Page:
One of my favorite phrases is “fortune cookie wisdom”, which is just saying that people, in the context of money, really only care to talk about the superficial things and give superficial advice.
As someone who has had demonstrable money problems, I can tell you that when someone says “Hey make sure you’re saving 10% of your paycheck” or “Start that 401K” it means nothing when you’re struggling to keep up four walls and the lights on, right?
Much of what I read in the personal finance section is centered on fortune cookie wisdom. We tell people to pay themselves first but we don’t teach them how to structure their budget to do that. We just assume they will figure it out. We tell people to invest 10% into stocks or bonds but we don’t tell them which ones, what to look for, and how to tell a good investment from a bad one.
I think it’s important to not gloss over the basics. Basketball is representative of this, surprisingly. When you’re in crunch time and you need a big play, it’s the basics that win you the game. The turn around hook shot 3-ball isn’t going to win you the game. It’s the bounce pass that sparks good ball movement and a layup that gets it done.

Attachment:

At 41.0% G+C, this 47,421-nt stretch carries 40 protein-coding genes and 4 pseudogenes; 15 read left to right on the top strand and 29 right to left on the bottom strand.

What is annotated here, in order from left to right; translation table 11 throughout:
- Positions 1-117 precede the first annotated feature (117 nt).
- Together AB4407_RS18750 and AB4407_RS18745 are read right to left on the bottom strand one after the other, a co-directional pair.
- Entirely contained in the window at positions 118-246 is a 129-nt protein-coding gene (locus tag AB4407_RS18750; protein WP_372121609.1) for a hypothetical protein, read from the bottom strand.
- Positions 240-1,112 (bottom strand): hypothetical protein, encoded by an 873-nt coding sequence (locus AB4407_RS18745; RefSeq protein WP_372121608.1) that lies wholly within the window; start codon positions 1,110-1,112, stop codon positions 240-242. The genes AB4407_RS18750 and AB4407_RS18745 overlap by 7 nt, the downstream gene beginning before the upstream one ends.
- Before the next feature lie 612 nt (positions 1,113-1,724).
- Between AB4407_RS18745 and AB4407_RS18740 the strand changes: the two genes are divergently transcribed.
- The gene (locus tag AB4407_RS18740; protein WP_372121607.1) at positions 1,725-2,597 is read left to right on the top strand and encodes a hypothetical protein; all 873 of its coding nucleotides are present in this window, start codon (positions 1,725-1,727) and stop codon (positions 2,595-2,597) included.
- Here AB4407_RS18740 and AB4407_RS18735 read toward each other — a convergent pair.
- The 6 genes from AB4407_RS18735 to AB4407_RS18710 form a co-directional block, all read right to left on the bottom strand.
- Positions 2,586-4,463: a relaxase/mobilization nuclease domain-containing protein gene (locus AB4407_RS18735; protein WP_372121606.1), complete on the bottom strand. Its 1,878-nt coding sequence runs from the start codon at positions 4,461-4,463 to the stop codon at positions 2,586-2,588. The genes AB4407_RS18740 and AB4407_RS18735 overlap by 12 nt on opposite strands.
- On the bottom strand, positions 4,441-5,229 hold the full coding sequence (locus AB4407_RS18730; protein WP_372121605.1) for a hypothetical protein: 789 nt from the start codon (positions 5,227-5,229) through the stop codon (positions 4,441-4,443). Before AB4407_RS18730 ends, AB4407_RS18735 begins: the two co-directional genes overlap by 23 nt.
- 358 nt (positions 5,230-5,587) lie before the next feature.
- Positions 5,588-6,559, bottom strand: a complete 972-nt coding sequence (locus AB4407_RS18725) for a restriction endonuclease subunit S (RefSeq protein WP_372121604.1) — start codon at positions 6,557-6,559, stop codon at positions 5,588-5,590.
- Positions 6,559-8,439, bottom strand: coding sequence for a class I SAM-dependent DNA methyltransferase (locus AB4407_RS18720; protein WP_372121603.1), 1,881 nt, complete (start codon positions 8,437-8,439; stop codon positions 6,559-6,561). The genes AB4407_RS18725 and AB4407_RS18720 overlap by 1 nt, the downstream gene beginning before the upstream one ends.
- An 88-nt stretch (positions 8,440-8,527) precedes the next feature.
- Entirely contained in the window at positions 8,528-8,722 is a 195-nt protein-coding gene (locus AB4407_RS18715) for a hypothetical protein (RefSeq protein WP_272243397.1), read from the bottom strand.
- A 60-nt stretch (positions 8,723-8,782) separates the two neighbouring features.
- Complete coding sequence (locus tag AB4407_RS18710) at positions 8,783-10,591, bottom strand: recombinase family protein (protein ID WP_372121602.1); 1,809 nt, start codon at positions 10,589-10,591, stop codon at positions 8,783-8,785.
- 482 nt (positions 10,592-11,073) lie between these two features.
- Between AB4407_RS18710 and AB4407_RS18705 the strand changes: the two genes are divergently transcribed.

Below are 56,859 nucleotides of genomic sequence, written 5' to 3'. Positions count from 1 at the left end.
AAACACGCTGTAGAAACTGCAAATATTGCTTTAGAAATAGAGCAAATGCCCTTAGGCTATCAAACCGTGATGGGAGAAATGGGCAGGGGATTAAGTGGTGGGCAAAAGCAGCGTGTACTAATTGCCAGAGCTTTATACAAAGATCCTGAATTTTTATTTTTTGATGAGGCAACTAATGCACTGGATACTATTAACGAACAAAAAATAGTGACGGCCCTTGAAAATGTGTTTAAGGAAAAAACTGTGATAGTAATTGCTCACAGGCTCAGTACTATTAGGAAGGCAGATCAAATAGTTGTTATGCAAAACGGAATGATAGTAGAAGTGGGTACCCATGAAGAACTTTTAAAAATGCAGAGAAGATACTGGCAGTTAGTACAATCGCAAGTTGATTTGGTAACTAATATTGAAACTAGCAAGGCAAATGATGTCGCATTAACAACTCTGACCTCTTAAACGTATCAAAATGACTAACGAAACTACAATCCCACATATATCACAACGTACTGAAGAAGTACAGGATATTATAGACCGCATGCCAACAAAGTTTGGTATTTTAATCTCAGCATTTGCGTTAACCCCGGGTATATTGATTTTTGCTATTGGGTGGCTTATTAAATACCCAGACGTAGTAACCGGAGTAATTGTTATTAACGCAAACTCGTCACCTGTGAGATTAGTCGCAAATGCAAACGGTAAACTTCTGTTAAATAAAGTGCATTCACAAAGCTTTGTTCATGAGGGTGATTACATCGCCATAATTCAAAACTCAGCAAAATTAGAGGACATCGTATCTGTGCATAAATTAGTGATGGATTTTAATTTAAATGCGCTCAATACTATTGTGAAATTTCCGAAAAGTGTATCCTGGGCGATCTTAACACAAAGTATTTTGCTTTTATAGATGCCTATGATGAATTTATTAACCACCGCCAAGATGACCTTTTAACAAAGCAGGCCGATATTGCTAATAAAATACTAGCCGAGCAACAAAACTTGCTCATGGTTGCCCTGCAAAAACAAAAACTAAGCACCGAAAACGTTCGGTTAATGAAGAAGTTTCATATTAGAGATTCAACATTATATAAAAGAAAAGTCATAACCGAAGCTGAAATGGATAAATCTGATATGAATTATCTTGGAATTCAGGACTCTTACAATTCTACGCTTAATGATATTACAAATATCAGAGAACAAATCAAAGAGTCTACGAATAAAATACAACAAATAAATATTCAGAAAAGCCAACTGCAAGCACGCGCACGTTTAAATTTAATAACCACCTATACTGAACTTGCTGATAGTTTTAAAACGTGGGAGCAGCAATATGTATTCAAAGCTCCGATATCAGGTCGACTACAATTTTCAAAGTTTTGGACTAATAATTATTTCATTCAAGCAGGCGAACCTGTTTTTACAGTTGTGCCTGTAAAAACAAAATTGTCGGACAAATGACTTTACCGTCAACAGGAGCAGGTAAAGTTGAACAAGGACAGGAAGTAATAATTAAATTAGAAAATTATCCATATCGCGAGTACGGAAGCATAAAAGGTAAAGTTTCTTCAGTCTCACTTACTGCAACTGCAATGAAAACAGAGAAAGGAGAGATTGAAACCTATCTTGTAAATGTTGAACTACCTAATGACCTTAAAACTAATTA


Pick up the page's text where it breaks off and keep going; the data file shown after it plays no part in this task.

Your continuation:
When we look at our finances, if we have no good foundation then we will surely crumble in crunch time. What does a good foundation look like? That’s what I call Phase 1 of our 9 Moves program.
Look at your finances in their entirety. Understand your monthly gross and net. Look at what you’re spending every month and list out the averages. Look at your debt, how much do you owe? What’s the APR? What’s the minimum payment? A detailed investigation of your finances is needed to progress with any meaning.
Are you rocking a lean budget? 70% of adults don’t. Your budget is your gateway to success. This is where you plan and strategize for the long-term. If you don’t have a budget, money is going to come in and go out and you won’t know where it went. Look at Mint or EveryDollar as they are two good free options.
How much do you net per year? You’ll know that based on the information in Move #1. Take your annual net at multiply it by 0.05, round to the nearest $100 and that will be your preliminary savings goal. Why 5%? Well, everyone has a different lifestyle and if everyone is doing 5%, it’s proportional based on their income which translates into lifestyle. If you net $50K per year, you’ll want to have a savings goal of $2,500.
As you can see, we haven’t even talked about investing yet as you need to strengthen that foundation first. Don’t neglect the basics or the fundamentals as we call them. That is what you’re going to fall back on when you’re in a pinch. If they aren’t there, you’ll wind up with a loss.
Bounce pass first. That’s where success begins.